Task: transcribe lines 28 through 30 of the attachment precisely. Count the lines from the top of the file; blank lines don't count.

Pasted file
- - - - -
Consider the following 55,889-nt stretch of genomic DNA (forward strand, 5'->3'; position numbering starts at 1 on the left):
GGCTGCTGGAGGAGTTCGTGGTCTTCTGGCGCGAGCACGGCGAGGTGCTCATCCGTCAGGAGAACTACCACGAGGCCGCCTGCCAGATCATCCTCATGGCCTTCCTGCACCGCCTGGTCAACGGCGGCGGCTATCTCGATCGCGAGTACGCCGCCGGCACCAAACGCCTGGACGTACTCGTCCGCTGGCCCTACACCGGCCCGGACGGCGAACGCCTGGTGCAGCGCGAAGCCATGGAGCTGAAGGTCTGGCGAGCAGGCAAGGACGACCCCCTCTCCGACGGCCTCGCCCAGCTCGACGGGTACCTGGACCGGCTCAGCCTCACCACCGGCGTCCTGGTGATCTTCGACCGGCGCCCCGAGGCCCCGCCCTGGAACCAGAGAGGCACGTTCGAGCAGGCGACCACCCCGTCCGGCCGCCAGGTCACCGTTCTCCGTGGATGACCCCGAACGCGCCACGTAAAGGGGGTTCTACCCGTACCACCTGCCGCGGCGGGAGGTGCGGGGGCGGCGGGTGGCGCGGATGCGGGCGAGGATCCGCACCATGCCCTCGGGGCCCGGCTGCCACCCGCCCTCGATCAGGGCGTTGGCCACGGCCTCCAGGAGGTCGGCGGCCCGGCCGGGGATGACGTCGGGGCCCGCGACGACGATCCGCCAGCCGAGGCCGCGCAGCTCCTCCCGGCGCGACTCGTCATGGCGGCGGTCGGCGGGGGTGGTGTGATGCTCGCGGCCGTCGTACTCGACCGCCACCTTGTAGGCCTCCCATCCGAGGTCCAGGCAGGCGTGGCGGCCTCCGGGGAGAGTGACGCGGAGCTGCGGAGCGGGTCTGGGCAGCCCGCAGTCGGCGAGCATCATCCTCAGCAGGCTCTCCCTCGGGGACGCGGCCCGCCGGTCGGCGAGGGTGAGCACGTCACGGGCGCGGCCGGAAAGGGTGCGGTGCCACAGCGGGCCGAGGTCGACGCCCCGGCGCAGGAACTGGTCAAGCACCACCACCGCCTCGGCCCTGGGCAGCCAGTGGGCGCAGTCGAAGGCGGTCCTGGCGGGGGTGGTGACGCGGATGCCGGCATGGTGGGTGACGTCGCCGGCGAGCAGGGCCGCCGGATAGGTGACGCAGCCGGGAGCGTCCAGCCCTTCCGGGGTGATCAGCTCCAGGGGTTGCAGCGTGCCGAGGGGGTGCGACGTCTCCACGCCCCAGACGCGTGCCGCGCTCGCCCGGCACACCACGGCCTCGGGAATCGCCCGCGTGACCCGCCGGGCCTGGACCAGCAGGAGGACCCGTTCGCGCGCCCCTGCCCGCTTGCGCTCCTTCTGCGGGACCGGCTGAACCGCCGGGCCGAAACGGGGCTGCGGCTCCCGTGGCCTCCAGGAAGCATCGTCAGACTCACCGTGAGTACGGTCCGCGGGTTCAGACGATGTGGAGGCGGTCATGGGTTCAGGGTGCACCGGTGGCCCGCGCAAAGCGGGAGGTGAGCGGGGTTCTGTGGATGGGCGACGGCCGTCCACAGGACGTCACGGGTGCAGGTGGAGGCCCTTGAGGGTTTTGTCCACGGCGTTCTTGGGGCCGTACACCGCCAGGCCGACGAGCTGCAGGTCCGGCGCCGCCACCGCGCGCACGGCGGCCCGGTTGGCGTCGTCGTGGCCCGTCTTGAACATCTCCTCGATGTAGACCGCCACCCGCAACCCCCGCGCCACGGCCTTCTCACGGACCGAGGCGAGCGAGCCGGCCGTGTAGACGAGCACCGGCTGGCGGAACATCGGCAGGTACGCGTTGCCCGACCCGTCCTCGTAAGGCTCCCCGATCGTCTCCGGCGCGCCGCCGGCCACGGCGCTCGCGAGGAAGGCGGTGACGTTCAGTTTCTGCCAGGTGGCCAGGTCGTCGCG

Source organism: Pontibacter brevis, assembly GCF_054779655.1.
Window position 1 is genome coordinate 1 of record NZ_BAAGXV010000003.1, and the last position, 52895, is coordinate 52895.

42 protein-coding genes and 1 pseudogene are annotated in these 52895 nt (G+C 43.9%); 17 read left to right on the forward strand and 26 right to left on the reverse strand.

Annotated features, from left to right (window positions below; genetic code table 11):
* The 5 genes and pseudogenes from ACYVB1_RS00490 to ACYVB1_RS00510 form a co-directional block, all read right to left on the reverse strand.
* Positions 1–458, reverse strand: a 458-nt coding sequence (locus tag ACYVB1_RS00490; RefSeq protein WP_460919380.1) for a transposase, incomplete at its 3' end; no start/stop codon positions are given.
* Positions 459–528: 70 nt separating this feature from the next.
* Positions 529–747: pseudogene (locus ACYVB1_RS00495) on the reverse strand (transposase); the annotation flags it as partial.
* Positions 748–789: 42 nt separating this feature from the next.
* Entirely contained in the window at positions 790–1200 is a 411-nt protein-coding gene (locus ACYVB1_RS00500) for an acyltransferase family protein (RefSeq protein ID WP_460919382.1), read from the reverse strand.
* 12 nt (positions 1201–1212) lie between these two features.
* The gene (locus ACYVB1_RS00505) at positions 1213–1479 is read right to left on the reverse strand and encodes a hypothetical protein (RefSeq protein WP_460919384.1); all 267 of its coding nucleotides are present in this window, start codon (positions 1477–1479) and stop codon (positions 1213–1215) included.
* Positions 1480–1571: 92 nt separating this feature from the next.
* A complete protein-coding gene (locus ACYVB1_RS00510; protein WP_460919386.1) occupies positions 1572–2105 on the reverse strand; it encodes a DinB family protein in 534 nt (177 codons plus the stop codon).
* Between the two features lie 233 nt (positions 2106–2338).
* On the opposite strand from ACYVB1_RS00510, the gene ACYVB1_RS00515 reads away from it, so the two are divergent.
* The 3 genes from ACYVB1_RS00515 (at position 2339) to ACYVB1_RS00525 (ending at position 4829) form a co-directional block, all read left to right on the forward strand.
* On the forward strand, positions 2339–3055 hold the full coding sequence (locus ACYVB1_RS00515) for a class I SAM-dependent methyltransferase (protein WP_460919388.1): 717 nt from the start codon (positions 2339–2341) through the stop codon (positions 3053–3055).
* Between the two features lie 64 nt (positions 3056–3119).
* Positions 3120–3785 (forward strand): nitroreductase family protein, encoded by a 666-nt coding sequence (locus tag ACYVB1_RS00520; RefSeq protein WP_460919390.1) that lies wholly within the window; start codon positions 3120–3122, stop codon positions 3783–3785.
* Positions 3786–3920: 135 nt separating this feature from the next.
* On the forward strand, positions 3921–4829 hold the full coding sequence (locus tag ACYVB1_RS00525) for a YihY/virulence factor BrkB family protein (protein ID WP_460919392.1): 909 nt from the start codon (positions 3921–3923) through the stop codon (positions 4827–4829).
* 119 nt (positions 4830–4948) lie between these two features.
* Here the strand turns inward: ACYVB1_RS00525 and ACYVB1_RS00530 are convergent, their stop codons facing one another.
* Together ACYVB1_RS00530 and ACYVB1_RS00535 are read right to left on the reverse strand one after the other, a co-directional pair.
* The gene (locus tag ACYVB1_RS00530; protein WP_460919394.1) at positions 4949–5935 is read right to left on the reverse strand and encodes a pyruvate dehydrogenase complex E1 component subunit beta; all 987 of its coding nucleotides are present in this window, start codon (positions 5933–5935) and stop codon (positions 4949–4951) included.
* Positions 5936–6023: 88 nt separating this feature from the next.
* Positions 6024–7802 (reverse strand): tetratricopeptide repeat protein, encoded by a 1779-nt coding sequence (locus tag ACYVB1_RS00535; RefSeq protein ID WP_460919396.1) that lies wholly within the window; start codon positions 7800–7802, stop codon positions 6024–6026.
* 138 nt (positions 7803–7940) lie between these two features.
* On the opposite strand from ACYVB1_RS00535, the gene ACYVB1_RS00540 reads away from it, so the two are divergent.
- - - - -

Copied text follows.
* The gene (locus tag ACYVB1_RS00530; protein WP_460919394.1) at positions 4949–5935 is read right to left on the reverse strand and encodes a pyruvate dehydrogenase complex E1 component subunit beta; all 987 of its coding nucleotides are present in this window, start codon (positions 5933–5935) and stop codon (positions 4949–4951) included.
* Positions 5936–6023: 88 nt separating this feature from the next.
* Positions 6024–7802 (reverse strand): tetratricopeptide repeat protein, encoded by a 1779-nt coding sequence (locus tag ACYVB1_RS00535; RefSeq protein ID WP_460919396.1) that lies wholly within the window; start codon positions 7800–7802, stop codon positions 6024–6026.